Asadi on Iran: “Today’s Internal Affairs, Tomorrow’s Global Impact”

Houshang Asadi writes in a guest op-ed for Informed Comment

Iran: Today’s Internal Affairs, Tomorrow’s Global Impact

The international community’s demand that clemency be shown to a woman condemned to death for adultery, possibly by stoning, has once again grabbed the world’s headlines. The past year’s events in Iran, which have attracted the world’s attention to a country dubbed ‘the crossroads of history’, not only serve as the driving force behind radical changes at home, but are also playing a decisive role in a world balanced precariously on the verge of yet another war.

Since 9/11, a force rising from the depths of bygone eras to challenge the West has been busy recruiting supporters among Muslims throughout the world. This force derives its strength more from ideology than from money and guns.

The leading ideologues of this Islamic revivalism offer a fundamentalist reading of Islam that divides the world into two clear-cut camps: divine and satanic. For them, Western civilization, with its deep roots in humanism and liberalism, is the manifestation of evil par excellence. Bin Laden’s Al-Qaeda is usually credited as the main militant representative of this view, which is grounded in the Sunni branch of Islam. However, as the post-election events in Iran might have indicated, the Iranian regime also favours the aforementioned world-view, which puts Shi’a fundamentalism next to Taliban ideology; whereas the latter manifested itself in the destruction of the Buddha statues in Bamyan, the former has these days masterminded the “disappearance” of a few bronze statues of national, secular heroes in the streets and public parks of Iran. The fact that the stolen statues were all post-revolutionary installations, with one in particular being the statue of Shahriar, the favourite poet of Iran’s supreme leader, illustrates the extent of shared ideology between the Taliban of Afghanistan and their Iranian half-brothers.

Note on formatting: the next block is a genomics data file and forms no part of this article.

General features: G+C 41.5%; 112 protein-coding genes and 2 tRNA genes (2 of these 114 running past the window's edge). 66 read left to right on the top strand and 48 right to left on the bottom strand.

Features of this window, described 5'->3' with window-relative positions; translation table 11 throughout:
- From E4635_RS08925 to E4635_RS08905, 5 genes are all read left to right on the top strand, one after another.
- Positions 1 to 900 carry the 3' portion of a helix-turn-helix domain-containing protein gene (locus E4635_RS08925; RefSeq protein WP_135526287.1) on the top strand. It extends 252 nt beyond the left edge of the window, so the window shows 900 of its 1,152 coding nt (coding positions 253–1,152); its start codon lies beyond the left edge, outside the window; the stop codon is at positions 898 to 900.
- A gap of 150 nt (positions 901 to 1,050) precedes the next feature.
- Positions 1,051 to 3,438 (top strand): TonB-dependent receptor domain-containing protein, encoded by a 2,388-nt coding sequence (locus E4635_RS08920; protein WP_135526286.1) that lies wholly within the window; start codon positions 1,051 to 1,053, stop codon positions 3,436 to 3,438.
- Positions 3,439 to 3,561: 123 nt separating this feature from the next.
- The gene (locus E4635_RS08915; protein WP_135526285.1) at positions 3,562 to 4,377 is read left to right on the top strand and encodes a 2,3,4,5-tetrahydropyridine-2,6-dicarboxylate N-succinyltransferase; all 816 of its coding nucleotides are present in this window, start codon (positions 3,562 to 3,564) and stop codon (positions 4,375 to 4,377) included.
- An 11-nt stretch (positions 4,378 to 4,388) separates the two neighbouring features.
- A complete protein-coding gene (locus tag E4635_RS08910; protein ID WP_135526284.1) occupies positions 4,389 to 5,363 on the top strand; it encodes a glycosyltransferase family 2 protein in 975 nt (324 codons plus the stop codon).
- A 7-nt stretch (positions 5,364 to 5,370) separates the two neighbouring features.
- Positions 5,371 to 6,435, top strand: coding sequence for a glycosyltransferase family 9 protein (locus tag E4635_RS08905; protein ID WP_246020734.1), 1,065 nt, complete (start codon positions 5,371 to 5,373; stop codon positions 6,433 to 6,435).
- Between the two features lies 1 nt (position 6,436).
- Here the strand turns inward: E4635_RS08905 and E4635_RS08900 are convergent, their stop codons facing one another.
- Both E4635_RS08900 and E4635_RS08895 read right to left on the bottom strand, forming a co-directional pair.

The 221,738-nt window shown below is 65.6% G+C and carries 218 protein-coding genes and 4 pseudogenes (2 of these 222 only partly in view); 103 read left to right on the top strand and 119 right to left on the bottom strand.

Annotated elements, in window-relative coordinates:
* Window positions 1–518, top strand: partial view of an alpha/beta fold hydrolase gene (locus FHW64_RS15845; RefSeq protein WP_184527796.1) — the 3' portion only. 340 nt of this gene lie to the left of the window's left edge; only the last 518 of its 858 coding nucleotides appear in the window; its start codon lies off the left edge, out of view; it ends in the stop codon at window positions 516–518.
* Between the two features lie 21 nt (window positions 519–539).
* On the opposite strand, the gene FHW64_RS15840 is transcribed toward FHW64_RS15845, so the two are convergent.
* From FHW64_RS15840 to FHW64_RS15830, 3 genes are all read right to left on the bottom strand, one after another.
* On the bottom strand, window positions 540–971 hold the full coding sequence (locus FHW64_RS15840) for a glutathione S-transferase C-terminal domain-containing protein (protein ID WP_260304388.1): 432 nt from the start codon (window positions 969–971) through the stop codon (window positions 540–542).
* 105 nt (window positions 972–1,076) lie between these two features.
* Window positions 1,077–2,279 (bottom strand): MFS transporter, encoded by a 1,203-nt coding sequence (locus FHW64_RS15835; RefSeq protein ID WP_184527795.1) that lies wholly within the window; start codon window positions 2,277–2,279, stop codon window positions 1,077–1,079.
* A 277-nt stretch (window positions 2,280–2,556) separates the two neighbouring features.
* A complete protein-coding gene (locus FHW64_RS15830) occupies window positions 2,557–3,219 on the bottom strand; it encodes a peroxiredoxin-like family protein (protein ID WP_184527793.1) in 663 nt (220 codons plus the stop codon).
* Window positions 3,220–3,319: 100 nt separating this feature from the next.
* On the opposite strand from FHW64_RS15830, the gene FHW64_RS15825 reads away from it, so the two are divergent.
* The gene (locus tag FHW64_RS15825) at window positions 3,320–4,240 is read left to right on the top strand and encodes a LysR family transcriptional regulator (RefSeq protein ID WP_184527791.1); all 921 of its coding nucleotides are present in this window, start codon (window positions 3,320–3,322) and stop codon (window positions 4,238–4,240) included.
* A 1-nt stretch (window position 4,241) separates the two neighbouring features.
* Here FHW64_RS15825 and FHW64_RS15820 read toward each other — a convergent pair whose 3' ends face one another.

In fact, what we are witnessing right now in Iran is a hard-fought battle between the liberal and fundamentalist readings of Islam. Just over a century ago, the Iranian Constitutional Revolution, the first of its kind outside the West, collapsed when it came face to face with the fundamentalist reading of Islam. What followed was a compromise between the two aforementioned readings, which resulted in the formation of a secular state with a nod to the rulings of a sharia-compliant constitution. The self-contradictory nature of this constitution would later give birth to the Islamic Revolution of 1979.

Since its inception, the Islamic Revolution has sought to suppress civil society by replacing civil law with sharia law as the legal basis of the Iranian society. But the long-lasting conflict between liberal-minded clergymen and their fundamentalist colleagues has only surfaced recently as Ayatollah Khomeini’s successor, Ayatollah Khamenei, has taken drastic measures to turn the ‘Islamic Republic’ into the ‘Islamic Caliphate’.

There are now two distinct camps in Iran. The first faction is composed of Shi’a fundamentalists who support Ayatollah Khamenei. Khamenei’s views have three major influences: First, the ideas of the Muslim Brotherhood, who are generally seen as the founding fathers of Islamic fundamentalism in modern times. Before the 1979 Revolution, Khamenei personally translated into Persian from the original Arabic the important works of the leading intellectual of the Brotherhood, Sayyed Qutb. Qutb’s views, especially his profound hatred of the West, are easily discernable among Iran’s ruling clergy today.

The second group that has influenced Khamenei is known as Fadā’iyān-e Islam (devotees of Islam), the first followers of the Muslim Brotherhood in Iran led by Mujtaba Navab-Safavi, who carried out some of the earliest acts of religious terrorism in modern Iran. Khamenei has repeatedly referred to Navab-Safavi as his role model in politics. That he has named his eldest son Mujtaba might be an indication of Khamenei’s admiration for this man.

The third sphere of influence is a group known as Hujjatiyeh Society, which sees as its mission to pave the way for the reappearance of the Mahdi, the 12th Shi’a Imam, who is believed to have gone into a millennium-old occultation and whose ultimate return in the End Times is expected to bring peace and justice to the world. Recently it has been revealed that each Wednesday, Khamenei visits Jamkaran, a well in the city of Qum that is regarded by many Shi’as as the hiding place of Mahdi. Eyewitnesses have reported that Khamenei has been seen in a state of deep prayer, allegedly communicating with the Hidden Imam.